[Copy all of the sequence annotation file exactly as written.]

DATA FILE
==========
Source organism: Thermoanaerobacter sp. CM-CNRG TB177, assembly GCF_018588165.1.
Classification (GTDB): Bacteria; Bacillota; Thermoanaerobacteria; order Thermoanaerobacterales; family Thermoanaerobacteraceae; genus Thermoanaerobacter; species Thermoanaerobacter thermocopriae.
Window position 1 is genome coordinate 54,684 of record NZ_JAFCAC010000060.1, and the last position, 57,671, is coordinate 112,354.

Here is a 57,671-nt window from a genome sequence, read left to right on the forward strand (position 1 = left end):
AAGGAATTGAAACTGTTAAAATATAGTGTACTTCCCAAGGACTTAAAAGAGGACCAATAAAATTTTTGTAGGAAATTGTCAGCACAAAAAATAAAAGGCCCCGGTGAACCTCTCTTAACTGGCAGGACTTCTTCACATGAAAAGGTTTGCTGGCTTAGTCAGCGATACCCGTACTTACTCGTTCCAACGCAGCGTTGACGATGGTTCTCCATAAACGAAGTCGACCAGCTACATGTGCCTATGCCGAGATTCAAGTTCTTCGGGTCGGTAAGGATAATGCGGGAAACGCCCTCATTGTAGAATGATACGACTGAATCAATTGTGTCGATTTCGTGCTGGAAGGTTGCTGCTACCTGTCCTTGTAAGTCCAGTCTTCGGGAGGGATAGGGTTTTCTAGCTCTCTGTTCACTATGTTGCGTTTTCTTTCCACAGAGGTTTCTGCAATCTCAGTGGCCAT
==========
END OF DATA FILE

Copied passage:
Source organism: Thermoanaerobacter sp. CM-CNRG TB177, assembly GCF_018588165.1.
Classification (GTDB): Bacteria; Bacillota; Thermoanaerobacteria; order Thermoanaerobacterales; family Thermoanaerobacteraceae; genus Thermoanaerobacter; species Thermoanaerobacter thermocopriae.
Window position 1 is genome coordinate 54,684 of record NZ_JAFCAC010000060.1, and the last position, 57,671, is coordinate 112,354.

Here is a 57,671-nt window from a genome sequence, read left to right on the forward strand (position 1 = left end):
AAGGAATTGAAACTGTTAAAATATAGTGTACTTCCCAAGGACTTAAAAGAGGACCAATAAAATTTTTGTAGGAAATTGTCAGCACAAAAAATAAAAGGCCCCGGTGAACCTCTCTTAACTGGCAGGACTTCTTCACATGAAAAGGTTTGCTGGCTTAGTCAGCGATACCCGTACTTACTCGTTCCAACGCAGCGTTGACGATGGTTCTCCATAAACGAAGTCGACCAGCTACATGTGCCTATGCCGAGATTCAAGTTCTTCGGGTCGGTAAGGATAATGCGGGAAACGCCCTCATTGTAGAATGATACGACTGAATCAATTGTGTCGATTTCGTGCTGGAAGGTTGCTGCTACCTGTCCTTGTAAGTCCAGTCTTCGGGAGGGATAGGGTTTTCTAGCTCTCTGTTCACTATGTTGCGTTTTCTTTCCACAGAGGTTTCTGCAATCTCAGTGGCCAT